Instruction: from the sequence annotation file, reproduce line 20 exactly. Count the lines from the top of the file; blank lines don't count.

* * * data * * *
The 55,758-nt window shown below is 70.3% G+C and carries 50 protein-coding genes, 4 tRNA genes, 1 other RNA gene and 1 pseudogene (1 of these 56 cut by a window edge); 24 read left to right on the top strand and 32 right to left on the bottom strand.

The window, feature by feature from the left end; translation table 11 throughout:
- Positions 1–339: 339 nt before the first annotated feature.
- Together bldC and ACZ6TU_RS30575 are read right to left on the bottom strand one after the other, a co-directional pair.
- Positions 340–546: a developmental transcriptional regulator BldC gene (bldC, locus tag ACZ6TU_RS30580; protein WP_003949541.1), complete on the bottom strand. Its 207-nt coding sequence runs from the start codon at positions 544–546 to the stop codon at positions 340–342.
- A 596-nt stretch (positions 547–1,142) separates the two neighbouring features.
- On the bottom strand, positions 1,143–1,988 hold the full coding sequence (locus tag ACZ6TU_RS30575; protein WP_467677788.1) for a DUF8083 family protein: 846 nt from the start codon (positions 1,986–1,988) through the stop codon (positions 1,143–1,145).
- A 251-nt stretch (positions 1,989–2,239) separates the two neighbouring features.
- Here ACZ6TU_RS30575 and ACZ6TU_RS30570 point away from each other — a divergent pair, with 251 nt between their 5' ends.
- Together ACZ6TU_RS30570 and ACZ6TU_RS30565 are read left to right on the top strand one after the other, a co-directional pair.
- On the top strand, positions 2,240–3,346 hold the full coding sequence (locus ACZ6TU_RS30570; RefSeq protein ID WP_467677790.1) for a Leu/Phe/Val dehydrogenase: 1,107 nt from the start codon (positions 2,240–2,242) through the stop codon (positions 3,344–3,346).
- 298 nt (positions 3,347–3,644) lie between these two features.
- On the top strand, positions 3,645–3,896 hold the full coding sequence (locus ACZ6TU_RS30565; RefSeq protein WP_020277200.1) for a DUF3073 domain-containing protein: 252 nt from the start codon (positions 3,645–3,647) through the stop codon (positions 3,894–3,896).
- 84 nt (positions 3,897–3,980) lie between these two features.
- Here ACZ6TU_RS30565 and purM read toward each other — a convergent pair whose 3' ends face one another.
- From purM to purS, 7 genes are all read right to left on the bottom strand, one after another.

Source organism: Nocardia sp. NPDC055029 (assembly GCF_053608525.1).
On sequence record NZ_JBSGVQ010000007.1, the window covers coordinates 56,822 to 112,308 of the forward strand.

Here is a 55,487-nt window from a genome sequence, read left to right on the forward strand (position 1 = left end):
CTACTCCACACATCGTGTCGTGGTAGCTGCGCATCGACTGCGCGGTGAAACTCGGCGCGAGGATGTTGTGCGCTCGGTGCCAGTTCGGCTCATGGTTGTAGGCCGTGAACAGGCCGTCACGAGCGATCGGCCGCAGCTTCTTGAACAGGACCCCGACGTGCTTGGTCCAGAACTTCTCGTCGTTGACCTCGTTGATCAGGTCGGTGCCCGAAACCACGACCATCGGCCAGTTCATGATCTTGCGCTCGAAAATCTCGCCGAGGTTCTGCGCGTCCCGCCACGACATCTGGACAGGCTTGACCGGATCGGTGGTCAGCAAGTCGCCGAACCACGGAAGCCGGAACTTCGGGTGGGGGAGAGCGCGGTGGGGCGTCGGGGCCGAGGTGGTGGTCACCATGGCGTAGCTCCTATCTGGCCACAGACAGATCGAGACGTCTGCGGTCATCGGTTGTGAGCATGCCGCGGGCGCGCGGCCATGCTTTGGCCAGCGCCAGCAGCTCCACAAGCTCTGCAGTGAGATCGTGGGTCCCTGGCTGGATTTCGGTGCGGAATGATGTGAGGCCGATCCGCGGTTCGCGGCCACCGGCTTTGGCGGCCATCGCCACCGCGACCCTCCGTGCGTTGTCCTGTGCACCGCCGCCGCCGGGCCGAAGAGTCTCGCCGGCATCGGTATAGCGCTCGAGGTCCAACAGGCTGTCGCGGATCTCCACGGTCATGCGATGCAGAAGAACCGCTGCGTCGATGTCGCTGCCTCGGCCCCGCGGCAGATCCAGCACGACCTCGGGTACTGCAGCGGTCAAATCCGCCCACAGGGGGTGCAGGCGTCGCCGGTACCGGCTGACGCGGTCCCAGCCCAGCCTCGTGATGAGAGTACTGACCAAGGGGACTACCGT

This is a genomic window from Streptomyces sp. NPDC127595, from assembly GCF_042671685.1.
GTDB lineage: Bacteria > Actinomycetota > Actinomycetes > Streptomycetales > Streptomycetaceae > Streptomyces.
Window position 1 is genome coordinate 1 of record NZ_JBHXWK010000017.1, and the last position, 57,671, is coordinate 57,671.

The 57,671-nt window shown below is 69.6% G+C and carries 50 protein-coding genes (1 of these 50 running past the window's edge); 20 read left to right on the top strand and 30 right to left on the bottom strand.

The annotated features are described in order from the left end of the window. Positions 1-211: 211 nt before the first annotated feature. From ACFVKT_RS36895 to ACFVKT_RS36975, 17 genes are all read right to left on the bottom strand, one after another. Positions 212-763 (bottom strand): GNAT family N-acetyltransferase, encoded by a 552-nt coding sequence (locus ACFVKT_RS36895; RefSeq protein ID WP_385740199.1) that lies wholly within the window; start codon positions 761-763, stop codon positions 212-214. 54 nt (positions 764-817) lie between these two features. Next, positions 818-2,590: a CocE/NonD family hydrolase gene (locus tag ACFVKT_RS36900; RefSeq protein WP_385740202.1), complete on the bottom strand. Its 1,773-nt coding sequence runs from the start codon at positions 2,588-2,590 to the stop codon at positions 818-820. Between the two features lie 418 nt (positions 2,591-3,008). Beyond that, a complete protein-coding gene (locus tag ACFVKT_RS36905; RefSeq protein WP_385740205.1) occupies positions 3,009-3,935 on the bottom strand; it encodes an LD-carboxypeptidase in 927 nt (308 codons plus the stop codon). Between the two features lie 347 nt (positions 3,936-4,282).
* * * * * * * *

CTACTCCACACATCGTGTCGTGGTAGCTGCGCATCGACTGCGCGGTGAAACTCGGCGCGAGGATGTTGTGCGCTCGGTGCCAGTTCGGCTCATGGTTGTAGGCCGTGAACAGGCCGTCACGAGCGATCGGCCGCAGCTTCTTGAACAGGACCCCGACGTGCTTGGTCCAGAACTTCTCGTCGTTGACCTCGTTGATCAGGTCGGTGCCCGAAACCACGACCATCGGCCAGTTCATGATCTTGCGCTCGAAAATCTCGCCGAGGTTCTGCGCGTCCCGCCACGACATCTGGACAGGCTTGACCGGATCGGTGGTCAGCAAGTCGCCGAACCACGGAAGCCGGAACTTCGGGTGGGGGAGAGCGCGGTGGGGCGTCGGGGCCGAGGTGGTGGTCACCATGGCGTAGCTCCTATCTGGCCACAGACAGATCGAGACGTCTGCGGTCATCGGTTGTGAGCATGCCGCGGGCGCGCGGCCATGCTTTGGCCAGCGCCAGCAGCTCCACAAGCTCTGCAGTGAGATCGTGGGTCCCTGGCTGGATTTCGGTGCGGAATGATGTGAGGCCGATCCGCGGTTCGCGGCCACCGGCTTTGGCGGCCATCGCCACCGCGACCCTCCGTGCGTTGTCCTGTGCACCGCCGCCGCCGGGCCGAAGAGTCTCGCCGGCATCGGTATAGCGCTCGAGGTCCAACAGGCTGTCGCGGATCTCCACGGTCATGCGATGCAGAAGAACCGCTGCGTCGATGTCGCTGCCTCGGCCCCGCGGCAGATCCAGCACGACCTCGGGTACTGCAGCGGTCAAATCCGCCCACAGGGGGTGCAGGCGTCGCCGGTACCGGCTGACGCGGTCCCAGCCCAGCCTCGTGATGAGAGTACTGACCAAGGGGACTACCGT